By this time Whipple Phillips was clearly a man of substantial means, and aside from building the house at 194 Angell Street in 1880–81, he undertook what was to be his most ambitious business enterprise: the establishment of the Owyhee Land and Irrigation Company in Owyhee County in the southwest corner of Idaho, “which had for its object the damming of the Snake River & the irrigation of the surrounding farming & fruit-growing region.” Kenneth W. Faig, Jr, has performed a remarkable feat of excavation in supplying the details of his enterprise, and I can do no better than to summarise his findings.
The company was incorporated in Providence as the Snake River Company as early as 1884, with Whipple as president and his nephew Jeremiah W. Phillips (son of his brother James W. Phillips) as secretary and treasurer. Initially the company dealt in “land and live stock” (as an advertisement in the 1888 Providence city directory states), but shortly thereafter Whipple shifted his attention to the building of a dam—not over the Snake River, as Lovecraft believed, but over its tributary, the Bruneau River. Lovecraft states that the company was reorganised in October 1889 as the Owyhee Land and Irrigation Company and incorporated as a Maine corporation; in 1892 it was again reorganised as a Rhode Island corporation.
Work on the dam began in the autumn of 1887 and was completed by early 1890. Following his habit of naming towns, Whipple purchased the Henry Dorsey Ferry in 1887 and established a town near the ferry on the Snake River, naming it Grand View. (In the 1980 census this town, about thirty miles south of Boise, had a population of 366.) He also built a Grand View Hotel, to be managed by his son Edwin.
At this point disaster struck. On March 5, 1890, the dam was completely washed out by high waters, and the $70,000 spent in constructing it was lost. The Owyhee Avalanche, a paper published in nearby Silver City, made a sanguine prediction: “Mr. Phillips, the manager, is not the man to be disheartened by an accident of the kind above mentioned, and he will no doubt have a better dam than the one destroyed in the same place in less than two years.” In the event, the Avalanche was only slightly optimistic: a new dam was begun in the summer of 1891 and completed by February 1893.
Whipple was, of course, by no means permanently at the site; indeed, he appears to have visited it only occasionally. We shall see that when he
The Owyhee Land and Irrigation Company appears to have suffered some sort of financial difficulties around 1900; this is the last date the company is listed in the Providence city directory, and on March 12, 1901, the company was sold at a sheriff’s sale in Silver City. Whipple Phillips was one of five purchasers, but the total property value of the company had been assessed on May 25, 1900, at only $9430, more than half of it a mining ditch. The final blow came in early 1904, when the dam was wiped out again. Lovecraft states that this second disaster “virtually wiped the Phillips family out financially & hastened my grandfather’s death—age 70, of apoplexy.” Whipple Phillips died on March 28, 1904; after his death three other individuals bought out his interest in the Owyhee Land and Irrigation Company and renamed it the Grand View Irrigation Company, Ltd. I shall have more to say about this entire incident later.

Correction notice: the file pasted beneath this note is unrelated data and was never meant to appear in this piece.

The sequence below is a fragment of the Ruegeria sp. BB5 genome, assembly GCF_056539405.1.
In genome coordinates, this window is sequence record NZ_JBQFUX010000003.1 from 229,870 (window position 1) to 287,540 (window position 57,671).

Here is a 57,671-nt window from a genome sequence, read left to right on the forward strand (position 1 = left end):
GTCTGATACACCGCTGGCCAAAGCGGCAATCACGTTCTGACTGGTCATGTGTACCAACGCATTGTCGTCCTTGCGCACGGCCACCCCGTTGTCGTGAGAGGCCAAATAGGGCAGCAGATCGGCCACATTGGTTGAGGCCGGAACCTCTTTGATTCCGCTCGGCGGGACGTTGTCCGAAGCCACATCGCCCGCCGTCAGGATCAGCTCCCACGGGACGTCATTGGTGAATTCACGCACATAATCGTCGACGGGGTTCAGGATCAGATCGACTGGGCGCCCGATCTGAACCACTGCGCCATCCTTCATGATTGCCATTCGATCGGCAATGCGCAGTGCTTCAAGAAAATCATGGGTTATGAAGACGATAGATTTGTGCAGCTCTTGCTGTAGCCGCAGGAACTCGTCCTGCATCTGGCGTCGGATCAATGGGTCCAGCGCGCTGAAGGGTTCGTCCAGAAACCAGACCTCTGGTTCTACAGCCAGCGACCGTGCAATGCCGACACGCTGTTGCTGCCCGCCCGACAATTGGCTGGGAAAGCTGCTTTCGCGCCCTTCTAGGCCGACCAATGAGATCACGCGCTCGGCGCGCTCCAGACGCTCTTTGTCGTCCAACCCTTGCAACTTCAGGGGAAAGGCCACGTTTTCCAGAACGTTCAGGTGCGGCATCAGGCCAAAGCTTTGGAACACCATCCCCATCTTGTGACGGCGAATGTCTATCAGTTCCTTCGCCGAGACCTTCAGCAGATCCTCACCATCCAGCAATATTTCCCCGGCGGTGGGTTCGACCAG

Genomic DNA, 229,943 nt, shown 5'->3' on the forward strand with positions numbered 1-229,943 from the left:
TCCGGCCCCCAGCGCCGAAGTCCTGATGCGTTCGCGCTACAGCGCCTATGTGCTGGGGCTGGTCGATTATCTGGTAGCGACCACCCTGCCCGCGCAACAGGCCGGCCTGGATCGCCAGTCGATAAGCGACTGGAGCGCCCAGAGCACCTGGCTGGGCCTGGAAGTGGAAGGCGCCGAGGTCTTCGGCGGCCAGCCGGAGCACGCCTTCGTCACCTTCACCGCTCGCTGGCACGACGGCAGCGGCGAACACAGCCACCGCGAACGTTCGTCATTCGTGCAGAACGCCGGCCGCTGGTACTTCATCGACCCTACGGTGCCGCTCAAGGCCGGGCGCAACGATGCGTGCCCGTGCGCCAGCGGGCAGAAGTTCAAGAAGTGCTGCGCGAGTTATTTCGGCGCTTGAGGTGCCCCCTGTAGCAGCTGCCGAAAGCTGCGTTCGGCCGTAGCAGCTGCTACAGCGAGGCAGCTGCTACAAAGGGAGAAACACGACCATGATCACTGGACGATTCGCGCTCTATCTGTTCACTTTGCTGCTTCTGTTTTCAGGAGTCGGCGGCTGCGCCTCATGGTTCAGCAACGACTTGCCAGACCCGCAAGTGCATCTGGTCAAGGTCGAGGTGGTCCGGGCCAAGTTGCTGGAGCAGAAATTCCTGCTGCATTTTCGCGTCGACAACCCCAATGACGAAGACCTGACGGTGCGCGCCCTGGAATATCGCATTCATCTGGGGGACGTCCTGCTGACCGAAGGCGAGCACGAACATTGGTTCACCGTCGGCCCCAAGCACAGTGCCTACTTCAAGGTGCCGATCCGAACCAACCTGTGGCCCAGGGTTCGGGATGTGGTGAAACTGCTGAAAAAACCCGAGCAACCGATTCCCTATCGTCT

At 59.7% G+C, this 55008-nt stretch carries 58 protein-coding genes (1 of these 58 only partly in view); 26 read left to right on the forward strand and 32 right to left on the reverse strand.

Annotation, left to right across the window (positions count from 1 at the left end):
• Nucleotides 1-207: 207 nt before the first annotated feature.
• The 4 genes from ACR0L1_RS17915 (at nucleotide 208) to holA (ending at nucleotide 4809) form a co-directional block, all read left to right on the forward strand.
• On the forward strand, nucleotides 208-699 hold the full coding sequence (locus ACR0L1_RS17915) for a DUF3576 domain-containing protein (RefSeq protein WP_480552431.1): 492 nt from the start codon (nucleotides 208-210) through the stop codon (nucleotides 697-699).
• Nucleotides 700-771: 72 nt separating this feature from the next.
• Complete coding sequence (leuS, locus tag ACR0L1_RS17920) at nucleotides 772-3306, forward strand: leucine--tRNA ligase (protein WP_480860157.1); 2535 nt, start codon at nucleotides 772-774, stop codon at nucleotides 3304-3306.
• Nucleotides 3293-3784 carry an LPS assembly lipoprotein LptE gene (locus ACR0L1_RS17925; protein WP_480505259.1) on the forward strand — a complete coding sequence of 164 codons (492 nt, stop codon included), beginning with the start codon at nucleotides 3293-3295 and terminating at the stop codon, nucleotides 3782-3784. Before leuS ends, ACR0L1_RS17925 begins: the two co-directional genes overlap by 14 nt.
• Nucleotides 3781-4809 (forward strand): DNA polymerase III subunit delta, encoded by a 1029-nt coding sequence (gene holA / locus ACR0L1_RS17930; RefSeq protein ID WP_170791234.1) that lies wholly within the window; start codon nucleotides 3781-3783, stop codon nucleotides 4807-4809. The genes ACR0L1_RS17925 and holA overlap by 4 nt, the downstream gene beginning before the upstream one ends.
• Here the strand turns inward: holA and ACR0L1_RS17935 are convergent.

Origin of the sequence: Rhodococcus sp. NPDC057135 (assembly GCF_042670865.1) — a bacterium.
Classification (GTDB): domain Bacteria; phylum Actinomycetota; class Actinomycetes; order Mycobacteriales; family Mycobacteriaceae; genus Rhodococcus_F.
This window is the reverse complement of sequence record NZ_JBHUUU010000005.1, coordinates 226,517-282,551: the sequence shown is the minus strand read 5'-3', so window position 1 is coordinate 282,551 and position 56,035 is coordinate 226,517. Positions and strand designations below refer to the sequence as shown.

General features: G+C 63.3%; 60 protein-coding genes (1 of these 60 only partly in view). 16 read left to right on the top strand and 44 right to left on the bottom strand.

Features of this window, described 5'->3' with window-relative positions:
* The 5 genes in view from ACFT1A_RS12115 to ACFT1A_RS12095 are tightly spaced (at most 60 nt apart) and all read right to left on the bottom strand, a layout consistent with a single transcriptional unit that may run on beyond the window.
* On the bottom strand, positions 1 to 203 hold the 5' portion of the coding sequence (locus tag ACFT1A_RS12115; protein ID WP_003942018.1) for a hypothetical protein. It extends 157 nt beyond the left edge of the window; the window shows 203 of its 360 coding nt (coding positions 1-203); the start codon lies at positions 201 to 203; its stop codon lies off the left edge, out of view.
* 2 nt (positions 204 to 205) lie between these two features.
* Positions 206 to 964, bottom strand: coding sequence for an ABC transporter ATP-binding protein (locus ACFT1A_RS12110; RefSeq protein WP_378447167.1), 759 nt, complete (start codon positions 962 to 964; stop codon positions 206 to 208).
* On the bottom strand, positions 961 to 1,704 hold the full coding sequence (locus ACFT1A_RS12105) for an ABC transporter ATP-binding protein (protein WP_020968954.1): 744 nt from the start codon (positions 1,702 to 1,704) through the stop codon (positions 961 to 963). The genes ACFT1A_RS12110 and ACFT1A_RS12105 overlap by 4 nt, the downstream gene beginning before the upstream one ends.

The Owyhee project was clearly Whipple’s principal business concern during his later years, although no doubt he had other interests in Providence and elsewhere, as his wide travels suggest. Arthur S. Koki, having gained access to the Phillips family papers, found some stationery listing Whipple as the proprietor of the Westminster Hotel at 317 Westminster Street in Providence, but there is no indication of the date or duration of his proprietorship. In spite of the large sum of money that he lost in the Idaho venture, the picture that emerges of Whipple Phillips is that of an abundantly capable businessman—bold, innovative, and perhaps a little reckless—but also a man of wide culture and one who took great concern in the financial, intellectual, and personal well-being of his extended family. We shall see these latter traits well displayed in his nurturing of his young grandchild.
Of Whipple Phillips’s wife Robie very little is known. Lovecraft states that she attended the Lapham Institute (cited by Lovecraft as “Lapham Seminary”) in North Scituate, Rhode Island, about fifteen miles northeast of Greene, but does not supply the date of her attendance. Lapham Institute was founded as Smithfield Institute in 1839 by the Rhode Island Association of Free Baptists, and conceivably Robie Place could have been one of the first students to attend it. The mere fact that she went there suggests her strong religiosity, as does the fact that both she and her three surviving daughters joined the First Baptist Church in the 1880s; Robie and Susie, at least, remained on the rolls until their respective deaths. Lovecraft describes his grandmother in an early letter as “a serene, quiet lady of the old school.”
Lovecraft’s elder aunt, Lillian Delora Clark, attended the Wheaton Female Seminary (now Wheaton College) in Norton, Massachusetts, for at least the period 1871–73. Norton is a small town in the southeastern part of the state, about ten miles from the Rhode Island border; it is not clear why Lillian and also Susie attended this college preparatory school rather than one more locally situated. Lovecraft states that she “also attended the State Normal School, and was for some time a teacher,” but her attendance at the Normal School has not been confirmed. Lovecraft was proud of the artistic skills of both his aunt and his mother, and claimed that Lillian has “had canvases hung in exhibitions at the Providence Art Club.”